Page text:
Nursery Rhymes Lyrics and Origins
The imagery of Humpty Dumpty
Humpty Dumpty was a colloquial term used in fifteenth century England describing someone who was obese. This has given rise to various, but inaccurate, theories surrounding the identity of Humpty Dumpty. The image of Humpty Dumpty was made famous by the illustrations included in the 'Alice through the looking glass' novel by Lewis Carroll. However, Humpty Dumpty was not a person pilloried in the famous rhyme!
The History and Origins of the Rhyme
Humpty Dumpty was in fact believed to be a large cannon! It was used during the English Civil War (1642 - 1649) in the Siege of Colchester (13 Jun 1648 - 27 Aug 1648). Colchester was strongly fortified by the Royalists and was laid to siege by the Parliamentarians (Roundheads). In 1648 the town of Colchester was a walled town with a castle and several churches and was protected by the city wall. Standing immediately adjacent the city wall, was St Mary's Church. A huge cannon, colloquially called Humpty Dumpty, was strategically placed on the wall next to St Mary's Church. The historical events detailing the siege of Colchester are well documented - references to the cannon (Humpty Dumpty) are as follows:
- June 15th 1648 - St Mary's Church is fortified and a large cannon is placed on the roof which was fired by ‘One-Eyed Jack Thompson'
- July 14th / July 15th 1648 - The Royalist fort within the walls at St Mary's church is blown to pieces and their main cannon battery ( Humpty Dumpty) is destroyed.
- August 28th 1648 - The Royalists lay down their arms, open the gates of Colchester and surrender to the Parliamentarians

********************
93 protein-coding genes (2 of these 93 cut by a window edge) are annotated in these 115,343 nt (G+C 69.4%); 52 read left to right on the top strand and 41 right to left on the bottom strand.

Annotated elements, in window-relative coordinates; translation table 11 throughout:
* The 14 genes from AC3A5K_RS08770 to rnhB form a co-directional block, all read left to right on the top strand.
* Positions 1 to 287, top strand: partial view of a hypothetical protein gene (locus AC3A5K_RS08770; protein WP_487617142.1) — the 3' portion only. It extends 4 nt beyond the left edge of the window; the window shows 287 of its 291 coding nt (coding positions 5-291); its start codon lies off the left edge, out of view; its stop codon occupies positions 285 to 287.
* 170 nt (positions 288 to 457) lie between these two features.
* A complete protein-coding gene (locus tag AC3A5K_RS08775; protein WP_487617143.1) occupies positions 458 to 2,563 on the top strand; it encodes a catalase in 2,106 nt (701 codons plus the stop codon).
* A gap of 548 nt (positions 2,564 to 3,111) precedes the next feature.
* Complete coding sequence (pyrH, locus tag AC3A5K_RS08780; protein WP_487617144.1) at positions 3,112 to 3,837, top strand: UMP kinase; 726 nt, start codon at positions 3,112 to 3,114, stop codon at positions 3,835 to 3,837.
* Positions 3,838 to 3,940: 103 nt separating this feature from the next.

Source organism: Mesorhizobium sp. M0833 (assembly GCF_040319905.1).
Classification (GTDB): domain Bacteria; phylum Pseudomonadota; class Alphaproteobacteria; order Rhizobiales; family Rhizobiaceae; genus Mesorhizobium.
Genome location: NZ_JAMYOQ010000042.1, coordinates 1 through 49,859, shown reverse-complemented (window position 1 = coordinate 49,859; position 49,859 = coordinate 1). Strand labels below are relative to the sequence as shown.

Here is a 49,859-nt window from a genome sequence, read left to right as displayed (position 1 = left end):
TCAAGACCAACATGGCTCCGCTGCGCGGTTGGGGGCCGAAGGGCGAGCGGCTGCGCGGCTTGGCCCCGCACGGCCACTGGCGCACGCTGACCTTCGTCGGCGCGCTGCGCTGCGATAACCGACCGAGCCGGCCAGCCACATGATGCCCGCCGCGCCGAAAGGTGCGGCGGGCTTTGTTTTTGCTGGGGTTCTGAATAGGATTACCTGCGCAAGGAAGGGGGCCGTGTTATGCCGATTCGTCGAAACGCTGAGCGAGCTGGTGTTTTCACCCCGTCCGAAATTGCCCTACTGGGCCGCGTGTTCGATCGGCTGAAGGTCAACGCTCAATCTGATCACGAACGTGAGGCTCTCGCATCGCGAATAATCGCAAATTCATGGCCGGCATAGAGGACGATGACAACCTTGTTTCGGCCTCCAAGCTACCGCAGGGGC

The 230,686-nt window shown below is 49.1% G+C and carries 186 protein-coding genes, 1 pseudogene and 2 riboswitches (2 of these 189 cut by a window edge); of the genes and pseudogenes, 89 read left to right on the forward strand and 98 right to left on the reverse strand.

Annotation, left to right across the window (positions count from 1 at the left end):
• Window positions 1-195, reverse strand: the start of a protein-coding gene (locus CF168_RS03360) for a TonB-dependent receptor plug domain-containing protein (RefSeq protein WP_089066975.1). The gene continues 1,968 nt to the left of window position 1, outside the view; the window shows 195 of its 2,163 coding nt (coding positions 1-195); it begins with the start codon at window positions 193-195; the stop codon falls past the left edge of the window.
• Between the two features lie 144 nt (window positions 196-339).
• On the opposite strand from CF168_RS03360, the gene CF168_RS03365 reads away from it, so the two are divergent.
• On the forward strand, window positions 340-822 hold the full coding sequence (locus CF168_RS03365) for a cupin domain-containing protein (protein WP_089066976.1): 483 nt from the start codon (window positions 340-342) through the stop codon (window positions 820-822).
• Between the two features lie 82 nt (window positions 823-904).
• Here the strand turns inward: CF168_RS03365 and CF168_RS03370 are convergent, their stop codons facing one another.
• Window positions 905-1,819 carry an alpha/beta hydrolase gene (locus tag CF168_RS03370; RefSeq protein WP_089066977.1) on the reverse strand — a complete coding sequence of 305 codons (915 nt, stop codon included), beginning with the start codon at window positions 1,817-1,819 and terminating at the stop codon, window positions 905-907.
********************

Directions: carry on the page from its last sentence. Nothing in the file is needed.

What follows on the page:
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A shot from a Parliamentary cannon succeeded in damaging the wall beneath Humpty Dumpty which caused the cannon to tumble to the ground. The Royalists, or Cavaliers, 'all the King's men' attempted to raise Humpty Dumpty on to another part of the wall. However, because the cannon , or Humpty Dumpty, was so heavy ' All the King's horses and all the King's men couldn't put Humpty together again!' This had a drastic consequence for the Royalists as the strategically important town of Colchester fell to the Parliamentarians after a siege lasting eleven weeks. Earliest traceable publication 1810.
A Picture of typical Cavalier who would have fought for the Royalists during the English Civil War
A Roundhead (Parliamentarian) was so called from the close-cropped hair of the Puritans
The word Cavalier is derived from the French word Chevalier meaning a military man serving on horseback - a knight.
Humpty Dumpty poem
Humpty Dumpty sat on a wall,
Humpty Dumpty had a great fall.
All the King's horses, And all the King's men
Couldn't put Humpty together again!
Humpty dumpty sat on a wall,
Humpty dumpty had a great fall;
Threescore men and threescore more,
Could not place Humpty as he was before.
Humpty Dumpty poem
Note: A Rhymes lyrics and the perceived origins of some Nursery Rhymes vary according to location